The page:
The effects of a poorly timed acquisition can be devastating. Just take a look at Linn Energy (LINE) and Energy XXI (EXX).
Both companies announced in February that they retained financial and legal advisors to help them explore "strategic alternatives" in an effort to address debt and liquidity issues. The similarities for the Texas-based companies don't end there. They both made costly and poorly timed acquisitions financed with a mix of debt and equity.
In February 2013 Linn Energy acquired Berry Petroleum for $4.3 billion. It was a purchase Jim Cramer characterized as "ill-advised" as Linn Energy lacked the cash flows to justify the acquisition..
The timing of Energy XXI's ill-fated transaction is even more telling. It acquired EPL Oil and Gas for $2.3 billion in June 2014 -- just as energy prices began to plummet. As further evidence of the trouble with this transaction, last month Energy XXI elected to enter into a 30-day grace period after skipping a payment on its 8.25% senior notes due 2018, which were acquired from EPL. That grace period expires on March 17, 2016.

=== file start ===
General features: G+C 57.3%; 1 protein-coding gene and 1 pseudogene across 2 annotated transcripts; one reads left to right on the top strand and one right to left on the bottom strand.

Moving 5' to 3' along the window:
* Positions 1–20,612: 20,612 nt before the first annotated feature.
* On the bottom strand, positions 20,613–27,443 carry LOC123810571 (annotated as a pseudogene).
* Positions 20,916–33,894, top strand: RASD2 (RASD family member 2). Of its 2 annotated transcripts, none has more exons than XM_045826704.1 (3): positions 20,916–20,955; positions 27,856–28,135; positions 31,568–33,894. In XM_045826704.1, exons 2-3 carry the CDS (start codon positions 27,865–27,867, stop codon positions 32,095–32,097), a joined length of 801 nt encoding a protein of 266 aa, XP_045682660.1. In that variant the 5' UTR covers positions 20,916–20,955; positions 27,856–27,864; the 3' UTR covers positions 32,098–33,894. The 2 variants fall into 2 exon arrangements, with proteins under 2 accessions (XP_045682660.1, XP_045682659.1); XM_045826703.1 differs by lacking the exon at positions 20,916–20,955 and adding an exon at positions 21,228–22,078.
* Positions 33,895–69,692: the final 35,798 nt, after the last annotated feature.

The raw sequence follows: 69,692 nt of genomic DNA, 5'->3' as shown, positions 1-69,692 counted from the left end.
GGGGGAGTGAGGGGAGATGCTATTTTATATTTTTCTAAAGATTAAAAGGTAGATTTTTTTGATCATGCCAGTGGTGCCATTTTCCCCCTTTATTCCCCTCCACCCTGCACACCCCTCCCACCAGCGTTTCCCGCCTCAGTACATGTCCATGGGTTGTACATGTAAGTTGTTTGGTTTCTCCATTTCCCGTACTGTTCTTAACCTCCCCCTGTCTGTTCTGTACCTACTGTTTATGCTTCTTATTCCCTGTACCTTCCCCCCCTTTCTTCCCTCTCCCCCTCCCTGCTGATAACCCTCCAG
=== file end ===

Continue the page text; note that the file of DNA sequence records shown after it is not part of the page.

Curiously, shares of both companies have rallied since they announced that they were working to resolve their debt issues. Over the last month, shares of Linn Energy have tripled and shares of Energy XXI are up nearly 60%.
To some, the double-digit upswings -- spurred in part by the rally in crude and increased trading volume -- could be enticing. Investors would be wise, however, to remember the fundamentals and forget what could appear to be a bargain.
"Both companies are dead men drilling," Jim Cramer said. "They can hire advisers, they can bring in bankers. They can do whatever they want. But the common seems like a sucker's bet to me."